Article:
The practice of changing the zoning of a particular site to suit one specific project is called spot zoning, and its whats going on here. Note that our esteemed councilman approved of the initial project enough to fight for its zoning variance. Then, when he thought the project may fall through, he tried to revoke that variance, because he was afraid another developer may “build something… that would be harmful to the community”. Or to put it another way, the councilman wanted to freeze the site while Grasso worked the kinks out, to prevent some other developer from snatching up the real-estate.

If the issue here was that someone may build something, DiCicco should not have fought for the variance. If, however, the issue is that DiCicco wants to support not some project, but this specific project, then this is exactly what he should do.

Either a venue in this spot is acceptable, or it isn’t, and the zoning of the neighborhood should reflect that. But using the zoning to promote one individual’s project and freeze out any potential competition is harmful to the neighborhood. Fishtown is looking more and more like an up and coming neighborhood, with a lot of interesting bars, restaurants, and venues opening and becoming popular. Thus, I think the zoning change is a good idea. But, it should be done in general and on the merits. Not like this.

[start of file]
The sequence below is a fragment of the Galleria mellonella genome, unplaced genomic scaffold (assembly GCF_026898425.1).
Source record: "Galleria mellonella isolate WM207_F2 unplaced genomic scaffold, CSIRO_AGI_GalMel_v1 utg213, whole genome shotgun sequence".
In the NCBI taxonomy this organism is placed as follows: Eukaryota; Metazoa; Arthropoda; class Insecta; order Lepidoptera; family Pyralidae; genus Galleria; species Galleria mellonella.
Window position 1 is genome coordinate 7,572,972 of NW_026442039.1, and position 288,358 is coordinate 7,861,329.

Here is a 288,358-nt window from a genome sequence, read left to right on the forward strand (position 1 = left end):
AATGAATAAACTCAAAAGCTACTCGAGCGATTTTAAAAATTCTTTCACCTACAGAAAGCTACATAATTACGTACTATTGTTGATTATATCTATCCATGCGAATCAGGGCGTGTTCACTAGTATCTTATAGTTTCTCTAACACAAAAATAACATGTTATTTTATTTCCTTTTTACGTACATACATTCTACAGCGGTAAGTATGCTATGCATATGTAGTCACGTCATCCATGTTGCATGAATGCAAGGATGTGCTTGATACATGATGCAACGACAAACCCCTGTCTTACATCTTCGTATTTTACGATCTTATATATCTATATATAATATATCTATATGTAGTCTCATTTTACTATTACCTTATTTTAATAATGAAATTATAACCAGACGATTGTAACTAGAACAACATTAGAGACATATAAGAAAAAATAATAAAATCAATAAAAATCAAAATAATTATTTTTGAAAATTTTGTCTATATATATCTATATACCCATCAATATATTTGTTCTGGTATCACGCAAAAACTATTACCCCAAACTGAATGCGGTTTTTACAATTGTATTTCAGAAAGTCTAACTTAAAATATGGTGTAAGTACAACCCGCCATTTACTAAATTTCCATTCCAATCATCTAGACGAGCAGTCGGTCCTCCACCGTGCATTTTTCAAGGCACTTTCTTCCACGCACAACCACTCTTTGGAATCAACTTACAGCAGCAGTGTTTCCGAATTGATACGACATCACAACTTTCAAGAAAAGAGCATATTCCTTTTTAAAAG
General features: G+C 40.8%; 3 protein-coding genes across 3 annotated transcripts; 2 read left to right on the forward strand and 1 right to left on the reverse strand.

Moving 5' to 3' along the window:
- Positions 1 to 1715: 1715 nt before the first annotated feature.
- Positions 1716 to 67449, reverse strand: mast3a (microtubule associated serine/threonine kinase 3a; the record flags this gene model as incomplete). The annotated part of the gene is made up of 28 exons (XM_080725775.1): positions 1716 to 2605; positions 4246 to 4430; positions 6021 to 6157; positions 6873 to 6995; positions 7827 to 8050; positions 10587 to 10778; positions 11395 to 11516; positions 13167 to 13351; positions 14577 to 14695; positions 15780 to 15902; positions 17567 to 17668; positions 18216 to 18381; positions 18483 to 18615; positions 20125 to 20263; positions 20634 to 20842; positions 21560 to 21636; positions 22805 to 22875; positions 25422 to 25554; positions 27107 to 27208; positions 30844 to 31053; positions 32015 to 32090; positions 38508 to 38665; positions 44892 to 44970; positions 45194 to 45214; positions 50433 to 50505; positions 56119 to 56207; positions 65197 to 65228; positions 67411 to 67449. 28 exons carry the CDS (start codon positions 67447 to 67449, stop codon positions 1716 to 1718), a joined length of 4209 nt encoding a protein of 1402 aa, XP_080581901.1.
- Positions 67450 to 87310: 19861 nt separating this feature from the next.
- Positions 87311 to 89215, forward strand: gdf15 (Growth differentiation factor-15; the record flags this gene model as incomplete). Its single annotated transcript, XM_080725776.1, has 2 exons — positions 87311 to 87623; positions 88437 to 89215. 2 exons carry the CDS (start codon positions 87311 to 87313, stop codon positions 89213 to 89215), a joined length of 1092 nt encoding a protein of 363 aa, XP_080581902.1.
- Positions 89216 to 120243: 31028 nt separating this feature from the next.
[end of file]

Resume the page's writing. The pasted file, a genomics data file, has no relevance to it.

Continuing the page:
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I was going to write a post about Newt, but that made my head hurt. So instead I thought it would be a good idea to write a post about another thing that makes my head hurt: Gin!

Last week, the PA state legislature passed a bill, that the governor is expected to sign, which will allow distilleries to sell their product on site. Breweries and wineries already have this right. This bill was pushed for by Philadelphia Distilling, makers of the oh-so-delicious Bluecoat Gin.

Philadelphia magazine has a good profile of the company’s founder, Robert Cassell, which is well worth your reading if you are interested in craft booze or local Philly products. More importantly, though, the piece serves to highlight the importance of involvement in government. Money quote:

[Cassell] got the bug for political engagement last year, while volunteering at a polling place in Chester County. “That day, there was, like, seven or eight percent voter turnout,” he remembers. “And I realized that if I got everyone from one block in that town to come out and vote one way, I could swing the election.”

I suspect that this is a bit of an exaggeration, though not by much. Voter turnout in local elections is often very abysmal, which means a small group of committed people really can accomplish a lot. Organizing on the local level is how changes like this one come about. Anyone who has attempted to enjoy a drink in Pennsylvania can tell you that the liquor laws are arbitrary and confusing. There was a lot of excitement over the past year around the potential abolition of the PA Liquor Control Board, but it looks like that won’t be happening.

Which is all the long way of saying this: If you want things to change, get to work.